20. Kuzco has more than one disorder.

Disney

Along with having hypoglycemia, Kuzco also expresses his dislike for being touched by others, indicating that he has haphephobia (a fear of being touched).


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America Ferrera Celebrates 20th Anniversary Of Working On ‘Gotta Kick It Up’ With Sweet IG Post

Entertainment

America Ferrera Celebrates 20th Anniversary Of Working On ‘Gotta Kick It Up’ With Sweet IG Post

It has been 20 years since America Ferrera’s dream of becoming an actor back true. She took to Instagram to reflect on the moment that her dream started to come true and it is a sweet reminder that anyone can chase their dreams.

America Ferrera shared a sweet post reflecting on the 20th anniversary of working on “Gotta Kick It Up!”

“Gotta Kick It Up!” was one of the earliest examples of Latino representation so many of us remember. The movie follows a school dance team trying to be the very best they could possibly be. The team was down on their luck but a new teacher introduces them to a different kind of music to get them going again.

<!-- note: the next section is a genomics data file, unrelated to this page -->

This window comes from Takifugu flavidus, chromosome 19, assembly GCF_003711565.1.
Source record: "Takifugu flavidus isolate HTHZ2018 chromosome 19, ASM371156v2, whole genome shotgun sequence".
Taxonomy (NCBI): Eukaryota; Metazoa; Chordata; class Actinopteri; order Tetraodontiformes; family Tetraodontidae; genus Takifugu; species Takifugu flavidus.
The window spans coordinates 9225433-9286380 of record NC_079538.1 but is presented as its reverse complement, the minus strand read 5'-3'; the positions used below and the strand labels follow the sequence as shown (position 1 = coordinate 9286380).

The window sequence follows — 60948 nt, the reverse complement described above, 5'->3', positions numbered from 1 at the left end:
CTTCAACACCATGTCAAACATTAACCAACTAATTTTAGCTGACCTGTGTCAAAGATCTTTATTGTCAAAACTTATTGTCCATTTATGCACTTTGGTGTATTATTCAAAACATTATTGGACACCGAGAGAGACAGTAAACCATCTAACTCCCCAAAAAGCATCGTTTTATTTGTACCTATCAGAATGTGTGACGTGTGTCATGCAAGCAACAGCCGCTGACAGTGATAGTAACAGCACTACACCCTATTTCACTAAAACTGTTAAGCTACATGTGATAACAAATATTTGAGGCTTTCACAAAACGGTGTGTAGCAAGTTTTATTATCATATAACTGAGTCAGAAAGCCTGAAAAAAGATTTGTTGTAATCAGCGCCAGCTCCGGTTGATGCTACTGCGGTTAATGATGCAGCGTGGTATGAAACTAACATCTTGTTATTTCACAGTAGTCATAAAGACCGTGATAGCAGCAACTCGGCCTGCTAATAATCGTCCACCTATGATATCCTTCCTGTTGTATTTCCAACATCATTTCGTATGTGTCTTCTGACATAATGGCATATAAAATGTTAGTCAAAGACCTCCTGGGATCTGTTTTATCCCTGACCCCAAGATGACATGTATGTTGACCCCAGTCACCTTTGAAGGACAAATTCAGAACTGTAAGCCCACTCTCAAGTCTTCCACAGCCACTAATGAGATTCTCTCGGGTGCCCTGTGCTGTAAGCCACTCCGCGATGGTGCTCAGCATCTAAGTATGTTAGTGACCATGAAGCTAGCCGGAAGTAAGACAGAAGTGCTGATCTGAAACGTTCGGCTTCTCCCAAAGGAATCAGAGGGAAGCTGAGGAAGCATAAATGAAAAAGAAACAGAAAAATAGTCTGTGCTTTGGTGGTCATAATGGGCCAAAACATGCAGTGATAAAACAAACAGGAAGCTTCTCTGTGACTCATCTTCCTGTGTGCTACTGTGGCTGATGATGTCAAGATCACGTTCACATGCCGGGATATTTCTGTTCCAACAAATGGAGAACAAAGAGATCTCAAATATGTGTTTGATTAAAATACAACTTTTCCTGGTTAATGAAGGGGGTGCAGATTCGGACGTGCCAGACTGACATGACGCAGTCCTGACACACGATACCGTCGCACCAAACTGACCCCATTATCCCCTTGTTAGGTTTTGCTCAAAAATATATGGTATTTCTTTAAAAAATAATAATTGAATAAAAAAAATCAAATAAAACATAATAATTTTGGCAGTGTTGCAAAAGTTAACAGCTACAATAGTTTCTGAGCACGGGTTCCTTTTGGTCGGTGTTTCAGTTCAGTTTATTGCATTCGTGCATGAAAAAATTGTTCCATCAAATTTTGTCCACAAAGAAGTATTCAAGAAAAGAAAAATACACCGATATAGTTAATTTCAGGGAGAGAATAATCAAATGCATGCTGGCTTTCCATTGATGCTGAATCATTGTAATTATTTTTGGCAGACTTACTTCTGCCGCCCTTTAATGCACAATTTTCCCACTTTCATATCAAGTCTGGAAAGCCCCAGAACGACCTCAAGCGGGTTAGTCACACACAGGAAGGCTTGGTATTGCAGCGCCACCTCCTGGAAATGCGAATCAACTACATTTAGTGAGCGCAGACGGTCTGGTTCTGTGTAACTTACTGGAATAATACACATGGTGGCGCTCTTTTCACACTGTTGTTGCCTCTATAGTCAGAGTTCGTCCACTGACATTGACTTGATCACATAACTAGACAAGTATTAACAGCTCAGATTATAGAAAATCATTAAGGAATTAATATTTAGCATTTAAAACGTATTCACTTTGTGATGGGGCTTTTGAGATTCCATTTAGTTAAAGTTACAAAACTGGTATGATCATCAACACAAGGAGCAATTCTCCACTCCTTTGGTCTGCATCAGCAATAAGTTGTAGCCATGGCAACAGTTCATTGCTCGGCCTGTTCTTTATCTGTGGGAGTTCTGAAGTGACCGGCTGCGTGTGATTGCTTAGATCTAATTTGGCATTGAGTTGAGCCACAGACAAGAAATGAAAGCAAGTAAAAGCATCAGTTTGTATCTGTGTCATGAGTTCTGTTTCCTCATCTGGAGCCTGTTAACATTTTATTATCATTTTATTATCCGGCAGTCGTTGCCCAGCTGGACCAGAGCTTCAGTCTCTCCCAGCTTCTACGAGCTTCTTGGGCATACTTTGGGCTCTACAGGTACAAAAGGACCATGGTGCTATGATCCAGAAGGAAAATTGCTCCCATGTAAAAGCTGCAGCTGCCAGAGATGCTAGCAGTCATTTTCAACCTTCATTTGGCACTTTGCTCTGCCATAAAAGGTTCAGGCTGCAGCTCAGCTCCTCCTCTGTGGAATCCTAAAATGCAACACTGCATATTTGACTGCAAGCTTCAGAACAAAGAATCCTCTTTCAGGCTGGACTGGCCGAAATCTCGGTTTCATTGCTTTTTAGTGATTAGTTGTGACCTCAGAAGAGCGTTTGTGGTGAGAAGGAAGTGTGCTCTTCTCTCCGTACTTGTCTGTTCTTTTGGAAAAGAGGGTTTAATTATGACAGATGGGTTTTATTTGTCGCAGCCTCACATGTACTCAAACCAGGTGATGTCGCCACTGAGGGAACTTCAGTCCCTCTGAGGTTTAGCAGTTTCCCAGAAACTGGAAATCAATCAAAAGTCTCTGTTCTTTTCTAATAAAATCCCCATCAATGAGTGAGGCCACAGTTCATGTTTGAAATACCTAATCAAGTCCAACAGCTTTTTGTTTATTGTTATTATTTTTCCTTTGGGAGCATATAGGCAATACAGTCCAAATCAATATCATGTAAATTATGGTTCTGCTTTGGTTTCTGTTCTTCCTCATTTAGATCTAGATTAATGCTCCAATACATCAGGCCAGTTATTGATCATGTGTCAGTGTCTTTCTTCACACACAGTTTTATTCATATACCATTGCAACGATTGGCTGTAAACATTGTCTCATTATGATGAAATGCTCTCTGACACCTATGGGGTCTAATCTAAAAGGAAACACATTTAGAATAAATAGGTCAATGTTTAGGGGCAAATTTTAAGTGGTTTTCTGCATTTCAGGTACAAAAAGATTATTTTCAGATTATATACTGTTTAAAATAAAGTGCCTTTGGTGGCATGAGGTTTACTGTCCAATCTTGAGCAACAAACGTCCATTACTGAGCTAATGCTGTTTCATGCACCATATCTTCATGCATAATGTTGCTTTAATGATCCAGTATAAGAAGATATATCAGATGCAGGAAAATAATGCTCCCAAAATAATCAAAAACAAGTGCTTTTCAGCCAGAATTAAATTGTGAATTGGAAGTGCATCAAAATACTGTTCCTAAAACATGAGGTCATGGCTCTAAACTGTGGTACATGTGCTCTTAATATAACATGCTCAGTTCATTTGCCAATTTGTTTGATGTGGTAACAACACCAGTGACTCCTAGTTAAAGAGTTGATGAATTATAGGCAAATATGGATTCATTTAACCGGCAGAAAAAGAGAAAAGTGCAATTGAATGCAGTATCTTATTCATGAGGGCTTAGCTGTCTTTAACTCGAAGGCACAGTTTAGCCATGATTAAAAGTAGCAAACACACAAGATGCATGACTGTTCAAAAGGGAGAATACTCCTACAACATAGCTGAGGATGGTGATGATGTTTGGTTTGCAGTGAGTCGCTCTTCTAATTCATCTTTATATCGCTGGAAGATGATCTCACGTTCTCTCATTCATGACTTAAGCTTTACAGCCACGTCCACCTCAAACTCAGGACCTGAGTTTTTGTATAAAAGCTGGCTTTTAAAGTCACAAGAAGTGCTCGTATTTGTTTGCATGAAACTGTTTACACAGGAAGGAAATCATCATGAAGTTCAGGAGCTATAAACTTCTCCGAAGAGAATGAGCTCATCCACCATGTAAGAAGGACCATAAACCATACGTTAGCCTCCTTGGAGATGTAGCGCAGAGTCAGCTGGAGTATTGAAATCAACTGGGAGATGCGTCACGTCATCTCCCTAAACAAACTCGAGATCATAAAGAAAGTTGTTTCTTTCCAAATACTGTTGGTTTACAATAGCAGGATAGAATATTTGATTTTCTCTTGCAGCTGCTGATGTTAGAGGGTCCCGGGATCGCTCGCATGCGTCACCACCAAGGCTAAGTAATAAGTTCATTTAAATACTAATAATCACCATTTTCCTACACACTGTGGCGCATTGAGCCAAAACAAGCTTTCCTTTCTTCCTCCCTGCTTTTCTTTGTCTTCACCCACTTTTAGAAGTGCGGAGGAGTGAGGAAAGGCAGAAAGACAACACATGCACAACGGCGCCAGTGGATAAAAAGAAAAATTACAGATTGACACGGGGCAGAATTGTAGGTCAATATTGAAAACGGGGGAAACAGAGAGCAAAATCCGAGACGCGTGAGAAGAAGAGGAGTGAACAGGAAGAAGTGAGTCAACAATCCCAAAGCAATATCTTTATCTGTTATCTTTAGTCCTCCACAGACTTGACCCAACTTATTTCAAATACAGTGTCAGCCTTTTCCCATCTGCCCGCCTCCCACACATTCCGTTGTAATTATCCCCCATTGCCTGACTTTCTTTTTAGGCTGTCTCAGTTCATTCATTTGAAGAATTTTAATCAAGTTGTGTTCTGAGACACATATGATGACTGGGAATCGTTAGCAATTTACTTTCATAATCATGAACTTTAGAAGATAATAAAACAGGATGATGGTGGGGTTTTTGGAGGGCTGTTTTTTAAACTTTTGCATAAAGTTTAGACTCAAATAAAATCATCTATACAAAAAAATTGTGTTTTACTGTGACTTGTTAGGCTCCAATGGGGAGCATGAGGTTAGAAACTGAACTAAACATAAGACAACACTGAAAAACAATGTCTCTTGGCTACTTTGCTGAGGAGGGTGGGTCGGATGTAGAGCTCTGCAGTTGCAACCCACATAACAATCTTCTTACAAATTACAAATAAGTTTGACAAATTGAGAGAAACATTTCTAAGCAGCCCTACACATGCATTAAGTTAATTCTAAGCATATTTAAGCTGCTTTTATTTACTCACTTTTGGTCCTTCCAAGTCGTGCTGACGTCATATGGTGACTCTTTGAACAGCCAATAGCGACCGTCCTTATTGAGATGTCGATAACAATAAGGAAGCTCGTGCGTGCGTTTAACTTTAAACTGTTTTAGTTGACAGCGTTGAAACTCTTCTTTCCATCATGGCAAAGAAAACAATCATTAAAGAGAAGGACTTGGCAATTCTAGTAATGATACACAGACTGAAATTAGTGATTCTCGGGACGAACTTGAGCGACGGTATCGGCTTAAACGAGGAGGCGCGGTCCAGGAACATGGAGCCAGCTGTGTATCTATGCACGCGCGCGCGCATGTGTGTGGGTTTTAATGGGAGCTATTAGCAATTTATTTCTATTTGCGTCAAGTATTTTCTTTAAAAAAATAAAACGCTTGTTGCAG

After being introduced to Latin beats, the dance team is renewed. It taps into a cultural moment for the Latinas on the team and the authenticity of the music makes their performances some of the best.

While the movie meant so much to Latino children seeing their culture represented for the first time, the work was a major moment for Ferrera. In the Instagram post, she gushes over the celebrities she saw on the lot she was working on. Of course, anyone would be excited to see Jennifer Aniston and Brad Pitt hanging out. Yet, what stands out the most is Ferrera’s own excitement to realize that she can make money doing what she loves most.

“I wish I could go back and tell this little baby America that the next 20 years of her life will be filled with unbelievable opportunity to express her talent and plenty of challenges that will allow her to grow into a person, actress, producer, director, activist that she is very proud and grateful to be. We did it baby girl. I’m proud of us,” Ferrera reflects.

Watch the trailer for “Gotta Kick It Up!” here.

READ: America Ferrera’s “Superstore” Is Going To Get A Spanish-Language Adaptation In A Win For Inclusion

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This Artist Has Been Breaking Barriers As A Non-Traditional Mariachi

Entertainment

This Artist Has Been Breaking Barriers As A Non-Traditional Mariachi

On a recent episode of ABC’s game show To Tell The Truth, three celebrity panelists were tasked to uncover the identity of a real mariachi singer.

Each contender embodied “non-traditional” attributes of mariachi culture either through physical appearance or language barriers, leaving the panelists stumped.